// Delete the message from object storage


The library includes an EncryptionAdapter that will allow you to transparently encrypt/decrypt your data before it's passed to the storage backend.

This is done by wrapping the original storage adapter (s3, file, pdo, gridfs, etc) into the EncryptionAdapter. Here's an example

$adapter = new ObjectStorage\Adapter\PdoAdapter($pdo);
$adapter = new ObjectStorage\Adapter\EncryptionAdapter($adapter, $key, $iv);
// You can use $adapter as before, but all data will be encrypted

The key and iv are hex encoded strings. To generate these, use the following command:

./bin/objectstorage objectstorage:generatekey

This will output something like the following:

KEY: C2FE680A5613469189621C9E46B52C15C9C80E50370E7950D6FD2D027C4FAEF0
IV: E5F3E442F3CE0ECC931B7E866A5F3121

Save these 2 values somewhere safely.

The encryption is similar to using the following commands:

openssl enc -aes-256-cbc -K C2FE680A5613469189621C9E46B52C15C9C80E50370E7950D6FD2D027C4FAEF0 -iv E5F3E442F3CE0ECC931B7E866A5F3121 < original.txt > encrypted.aes

openssl enc -d -aes-256-cbc -K C2FE680A5613469189621C9E46B52C15C9C80E50370E7950D6FD2D027C4FAEF0 -iv E5F3E442F3CE0ECC931B7E866A5F3121 < encrypted.aes

You can also use the included encrypt + decrypt commands:

export OBJECTSTORAGE_ENCRYPTION_KEY=C2FE680A5613469189621C9E46B52C15C9C80E50370E7950D6FD2D027C4FAEF0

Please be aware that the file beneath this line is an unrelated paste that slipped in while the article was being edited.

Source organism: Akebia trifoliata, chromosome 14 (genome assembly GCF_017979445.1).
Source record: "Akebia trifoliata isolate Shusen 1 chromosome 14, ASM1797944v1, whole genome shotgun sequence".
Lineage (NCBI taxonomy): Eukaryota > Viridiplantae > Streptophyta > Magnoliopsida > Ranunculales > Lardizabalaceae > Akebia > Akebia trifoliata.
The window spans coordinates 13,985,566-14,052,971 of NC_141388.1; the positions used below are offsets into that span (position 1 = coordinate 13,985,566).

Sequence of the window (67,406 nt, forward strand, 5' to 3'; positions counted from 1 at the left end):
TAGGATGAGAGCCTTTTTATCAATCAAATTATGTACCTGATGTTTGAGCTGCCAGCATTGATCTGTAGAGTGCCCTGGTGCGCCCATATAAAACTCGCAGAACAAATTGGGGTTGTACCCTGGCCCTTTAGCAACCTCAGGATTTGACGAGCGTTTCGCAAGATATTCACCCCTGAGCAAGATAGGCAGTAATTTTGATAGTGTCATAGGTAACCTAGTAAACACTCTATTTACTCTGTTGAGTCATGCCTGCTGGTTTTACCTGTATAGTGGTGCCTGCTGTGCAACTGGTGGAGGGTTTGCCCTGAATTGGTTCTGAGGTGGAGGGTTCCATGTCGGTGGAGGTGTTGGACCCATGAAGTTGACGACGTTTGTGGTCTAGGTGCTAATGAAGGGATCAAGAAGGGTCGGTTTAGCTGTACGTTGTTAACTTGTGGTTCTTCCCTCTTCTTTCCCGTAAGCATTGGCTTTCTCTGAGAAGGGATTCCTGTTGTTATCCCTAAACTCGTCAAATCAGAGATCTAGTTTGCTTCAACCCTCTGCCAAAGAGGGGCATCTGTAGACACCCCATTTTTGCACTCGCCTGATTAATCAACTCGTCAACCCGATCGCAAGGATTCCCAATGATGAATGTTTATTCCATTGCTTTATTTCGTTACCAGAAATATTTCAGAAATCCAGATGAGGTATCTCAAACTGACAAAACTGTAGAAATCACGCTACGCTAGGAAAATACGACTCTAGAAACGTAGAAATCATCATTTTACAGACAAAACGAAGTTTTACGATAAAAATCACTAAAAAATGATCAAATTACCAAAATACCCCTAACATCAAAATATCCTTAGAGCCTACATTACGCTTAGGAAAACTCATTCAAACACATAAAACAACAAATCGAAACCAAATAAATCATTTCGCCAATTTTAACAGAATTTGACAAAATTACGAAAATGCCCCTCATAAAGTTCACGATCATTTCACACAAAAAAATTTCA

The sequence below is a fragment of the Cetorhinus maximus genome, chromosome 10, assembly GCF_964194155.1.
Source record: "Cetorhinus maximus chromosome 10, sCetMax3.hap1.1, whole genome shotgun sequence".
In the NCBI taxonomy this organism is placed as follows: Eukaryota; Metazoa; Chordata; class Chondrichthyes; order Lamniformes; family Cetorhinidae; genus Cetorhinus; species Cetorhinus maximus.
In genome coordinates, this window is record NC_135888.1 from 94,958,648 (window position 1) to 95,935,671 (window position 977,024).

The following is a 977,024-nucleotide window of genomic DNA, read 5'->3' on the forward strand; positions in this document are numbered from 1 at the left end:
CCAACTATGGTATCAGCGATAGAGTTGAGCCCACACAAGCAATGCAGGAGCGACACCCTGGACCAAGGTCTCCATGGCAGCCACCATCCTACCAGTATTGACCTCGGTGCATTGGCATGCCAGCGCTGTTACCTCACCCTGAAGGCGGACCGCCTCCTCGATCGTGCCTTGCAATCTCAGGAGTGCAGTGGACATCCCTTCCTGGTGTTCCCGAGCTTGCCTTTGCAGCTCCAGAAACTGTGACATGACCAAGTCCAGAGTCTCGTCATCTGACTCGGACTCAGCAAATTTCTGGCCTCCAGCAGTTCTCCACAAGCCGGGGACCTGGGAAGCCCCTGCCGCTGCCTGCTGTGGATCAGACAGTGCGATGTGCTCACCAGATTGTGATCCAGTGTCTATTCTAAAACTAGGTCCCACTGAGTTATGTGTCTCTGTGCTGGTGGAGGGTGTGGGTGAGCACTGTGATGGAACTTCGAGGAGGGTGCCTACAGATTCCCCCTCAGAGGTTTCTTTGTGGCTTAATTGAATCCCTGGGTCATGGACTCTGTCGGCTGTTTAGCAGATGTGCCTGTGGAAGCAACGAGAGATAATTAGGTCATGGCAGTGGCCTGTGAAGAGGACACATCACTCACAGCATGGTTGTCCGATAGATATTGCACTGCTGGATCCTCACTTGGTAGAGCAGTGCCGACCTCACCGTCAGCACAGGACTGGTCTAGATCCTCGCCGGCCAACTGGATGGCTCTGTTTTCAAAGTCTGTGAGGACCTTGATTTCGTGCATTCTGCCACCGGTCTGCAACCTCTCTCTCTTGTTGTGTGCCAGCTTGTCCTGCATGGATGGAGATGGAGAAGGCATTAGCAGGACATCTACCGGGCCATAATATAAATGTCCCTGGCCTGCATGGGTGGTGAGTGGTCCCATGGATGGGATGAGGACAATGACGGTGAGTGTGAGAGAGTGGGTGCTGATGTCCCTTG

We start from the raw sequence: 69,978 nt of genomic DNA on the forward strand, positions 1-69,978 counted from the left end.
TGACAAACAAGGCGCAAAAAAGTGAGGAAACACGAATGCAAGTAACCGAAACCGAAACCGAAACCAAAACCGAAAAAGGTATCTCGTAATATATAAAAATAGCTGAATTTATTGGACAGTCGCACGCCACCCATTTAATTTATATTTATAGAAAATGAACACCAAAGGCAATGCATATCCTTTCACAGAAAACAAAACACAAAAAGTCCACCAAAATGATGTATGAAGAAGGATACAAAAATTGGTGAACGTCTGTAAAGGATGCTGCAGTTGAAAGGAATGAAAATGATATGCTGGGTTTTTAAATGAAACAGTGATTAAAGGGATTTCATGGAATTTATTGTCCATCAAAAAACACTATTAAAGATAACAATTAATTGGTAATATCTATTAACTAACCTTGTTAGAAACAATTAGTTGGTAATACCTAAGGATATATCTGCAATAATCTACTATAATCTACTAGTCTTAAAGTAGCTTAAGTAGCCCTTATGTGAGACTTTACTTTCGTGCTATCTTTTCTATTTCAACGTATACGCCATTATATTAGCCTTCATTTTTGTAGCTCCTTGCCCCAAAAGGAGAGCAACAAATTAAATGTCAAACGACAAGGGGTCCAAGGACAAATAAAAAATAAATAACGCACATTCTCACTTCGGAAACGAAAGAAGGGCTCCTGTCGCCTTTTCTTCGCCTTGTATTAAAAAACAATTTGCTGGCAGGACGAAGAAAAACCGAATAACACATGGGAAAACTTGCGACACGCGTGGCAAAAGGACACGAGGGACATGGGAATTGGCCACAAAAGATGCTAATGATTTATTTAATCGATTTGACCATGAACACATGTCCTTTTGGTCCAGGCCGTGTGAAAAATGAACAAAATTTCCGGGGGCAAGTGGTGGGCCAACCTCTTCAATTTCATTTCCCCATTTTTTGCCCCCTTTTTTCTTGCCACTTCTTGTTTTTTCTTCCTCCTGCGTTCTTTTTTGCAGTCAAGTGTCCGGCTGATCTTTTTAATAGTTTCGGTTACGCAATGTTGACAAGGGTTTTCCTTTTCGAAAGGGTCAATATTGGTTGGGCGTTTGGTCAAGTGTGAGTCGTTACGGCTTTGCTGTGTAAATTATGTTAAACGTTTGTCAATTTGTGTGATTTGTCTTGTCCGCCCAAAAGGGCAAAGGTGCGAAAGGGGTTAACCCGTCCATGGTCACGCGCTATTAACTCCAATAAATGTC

bin/objectstorage objectstorage:encrypt example.pdf > example.pdf.encrypted
bin/objectstorage objectstorage:decrypt example.pdf.encrypted > example_new.pdf

Console tool

This library comes with a simple console application that uses the library. You can use it for testing and introspection.

Example console commands:

# Upload a file into object storage
bin/objectstorage objectstorage:upload my-photo /home/test/input.png

# Download a file from object storage
bin/objectstorage objectstorage:upload my-photo /home/test/output.png

# Delete data from object storage
bin/objectstorage objectstorage:upload my-photo

Configuration file

The console tool can be configured using a configuration file.

It will look for a file called objectstorage.conf in the current directory. Alternatively it will look for ~/.objectstorage.conf and finally for /etc/objectstorage.conf.

You can also specify a config file explicity by using the option --config myconfig.conf

Example config file:

This repository contains a file called objectstorage.conf.dist which you can use to copy to objectstorage.conf and add your own credentials.

The comments in this file explain what options are available.


  • PSR-0 compatible, works with composer and is registered on
  • PSR-1 and PSR-2 level coding style
  • Supports Amazon S3 (S3Adapter)
  • Supports MongoDB GridFS (GridFsAdapter)
  • Supports MySQL, PostgreSQL, Oracle, SQLite, MS SQL Server, etc through PDO (PdoAdapter)
  • Supports File systems (FileAdapter)
  • Includes a CLI utility for testing and introspection

Todo (Pull-requests welcome!)

  • Add support for more backends (Riak CS, Google Cloud Storage, etc)
  • Add support for client-side encryption
  • Add support for key-listing by prefix (on selected drivers only)


Check out composer for details about installing and running composer.

Then, add linkorb/objectstorage to your project's composer.json:

    "require": {
        "linkorb/objectstorage": "~2.0"


Ready to build and improve on this repo? Excellent! Go ahead and fork/clone this repo and we're looking forward to your pull requests!

If you are unable to implement changes you like yourself, don't hesitate to open a new issue report so that we or others may take care of it.